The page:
Story 1: Our first exploration

Dzoyaxche — Yaxnic — back roads south of San Jose Tzal and from there thru Tebec — Cenote Sambulá at Pebá

This Website was inspired by our first try following the new Camino del Mayab, described on their home page (in Spanish) as “a network of more than 100 kilometers of beautiful and ancient paths with historical and natural value that you can travel through hiking or cross country cycling.” We have been looking for nearby places for day hikes and were excited to find this resource.

This first trip was by car, to check out the Camino app and the map we printed from their Website. (Get the map from there or download it here.) We started from the abandoned hacienda at Dzoyaxché which unfortunately was closed despite the posted hours. Following the directions in the app, we drove to the first trailhead which is located next to the small cemetery. Sure enough, there was a trail marked by the blue logo of the Camino.

Start of the Camino del Mayab trail, with the blue markings visible on the rock at the left.

We walked just a short way and were delighted with the cool, shady greenery. But for now we returned to the car so we could find the next waypoint–the exit from this trail.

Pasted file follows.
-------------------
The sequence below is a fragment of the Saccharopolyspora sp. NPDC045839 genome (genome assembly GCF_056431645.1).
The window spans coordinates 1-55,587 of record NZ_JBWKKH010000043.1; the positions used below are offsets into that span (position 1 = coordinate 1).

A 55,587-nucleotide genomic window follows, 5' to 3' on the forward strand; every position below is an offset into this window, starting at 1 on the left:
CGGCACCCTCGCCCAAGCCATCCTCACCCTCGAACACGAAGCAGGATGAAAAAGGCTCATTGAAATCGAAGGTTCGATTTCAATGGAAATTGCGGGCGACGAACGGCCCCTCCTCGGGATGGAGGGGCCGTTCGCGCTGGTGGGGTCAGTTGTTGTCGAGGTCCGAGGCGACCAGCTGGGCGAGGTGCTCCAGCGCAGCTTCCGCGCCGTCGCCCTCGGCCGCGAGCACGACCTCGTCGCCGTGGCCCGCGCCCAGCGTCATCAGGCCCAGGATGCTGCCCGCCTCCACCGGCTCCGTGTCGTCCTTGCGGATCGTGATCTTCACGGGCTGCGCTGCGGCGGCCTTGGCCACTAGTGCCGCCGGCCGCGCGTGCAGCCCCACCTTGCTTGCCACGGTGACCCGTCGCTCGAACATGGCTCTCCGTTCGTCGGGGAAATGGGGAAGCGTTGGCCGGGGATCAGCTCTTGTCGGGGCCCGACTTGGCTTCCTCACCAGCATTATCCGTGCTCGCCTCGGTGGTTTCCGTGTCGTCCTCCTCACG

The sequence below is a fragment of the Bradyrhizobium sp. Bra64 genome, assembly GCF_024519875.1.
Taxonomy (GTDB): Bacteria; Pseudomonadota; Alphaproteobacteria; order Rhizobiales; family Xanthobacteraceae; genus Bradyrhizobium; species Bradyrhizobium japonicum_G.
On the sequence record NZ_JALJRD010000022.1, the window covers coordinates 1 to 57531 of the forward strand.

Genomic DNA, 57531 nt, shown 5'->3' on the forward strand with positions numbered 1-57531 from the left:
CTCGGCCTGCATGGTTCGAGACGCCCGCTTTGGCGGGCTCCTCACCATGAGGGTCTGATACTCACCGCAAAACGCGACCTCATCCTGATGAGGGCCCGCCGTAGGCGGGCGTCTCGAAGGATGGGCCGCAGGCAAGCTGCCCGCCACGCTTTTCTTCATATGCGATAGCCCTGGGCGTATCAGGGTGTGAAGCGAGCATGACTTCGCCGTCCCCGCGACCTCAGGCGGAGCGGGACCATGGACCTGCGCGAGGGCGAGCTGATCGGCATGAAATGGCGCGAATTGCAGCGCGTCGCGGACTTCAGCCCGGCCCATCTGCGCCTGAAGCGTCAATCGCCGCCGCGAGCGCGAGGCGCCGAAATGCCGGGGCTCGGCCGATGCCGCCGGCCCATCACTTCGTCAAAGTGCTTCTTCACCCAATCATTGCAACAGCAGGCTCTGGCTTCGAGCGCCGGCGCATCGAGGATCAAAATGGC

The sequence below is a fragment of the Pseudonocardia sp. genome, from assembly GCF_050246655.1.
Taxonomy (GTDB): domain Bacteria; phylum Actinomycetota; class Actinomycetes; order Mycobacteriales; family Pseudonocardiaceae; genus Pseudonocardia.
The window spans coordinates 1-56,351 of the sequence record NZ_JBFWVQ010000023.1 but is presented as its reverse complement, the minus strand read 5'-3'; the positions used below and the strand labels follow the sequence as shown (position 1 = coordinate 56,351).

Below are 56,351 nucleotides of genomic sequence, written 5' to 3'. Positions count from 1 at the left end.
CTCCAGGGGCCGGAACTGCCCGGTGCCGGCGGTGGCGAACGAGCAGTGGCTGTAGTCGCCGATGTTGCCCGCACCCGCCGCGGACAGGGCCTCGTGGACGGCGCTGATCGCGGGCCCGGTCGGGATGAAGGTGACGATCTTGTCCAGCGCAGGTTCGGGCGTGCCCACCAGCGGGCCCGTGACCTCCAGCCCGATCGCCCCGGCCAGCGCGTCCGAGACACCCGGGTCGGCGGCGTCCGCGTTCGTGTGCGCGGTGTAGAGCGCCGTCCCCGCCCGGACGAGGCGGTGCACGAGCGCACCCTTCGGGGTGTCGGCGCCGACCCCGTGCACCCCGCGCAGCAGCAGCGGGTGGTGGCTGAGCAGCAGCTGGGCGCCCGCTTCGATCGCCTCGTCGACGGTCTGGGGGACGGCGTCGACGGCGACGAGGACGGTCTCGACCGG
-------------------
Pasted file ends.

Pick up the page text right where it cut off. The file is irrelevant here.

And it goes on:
That end is in the village of Yaxnic. Once again, the app took us right to where the village street ended at the trail. (There are no markings here; it looks like the Camino only is marked in one direction.)

Our next search was for the Cenote Tebacal, and here we did not do so well. The app led us to a road that was really tough driving in our small Honda. We would call this segment from Yaxnic to the village of Pebá just fine for someone with a good mountain bike (or vehicle with good ground clearance), but not for a passenger car. And we did not find the cenote where the app said it was.

We did want to get to the cenote at Pebá, though. That would require driving north all the way back to the Merida Periferico, but what fun is that? Google Maps showed a road west towards Tebec and then the highway to Yaxcopoil, so figured that was worth a try.

This turned out to be what up north would be called a “Jeep road,” far worse than the one we took south of Yaxnic. But the car handled it–slowly–and we popped out the other side onto the main highway. An easy drive took us south to Yaxcopoil, and then a left turn on a one-lane paved road to Pebá. (We did spot the place where the Camino trail pops out of the jungle.)

Pebá is certainly worth a visit; the cenote is beautiful and we had it all to ourselves much of the time.

Cenote Sambulá at Pebá

That was it for our first trip on the Camino del Mayab! But we’ll be exploring more this week as we drive a bit further south. See Story 2!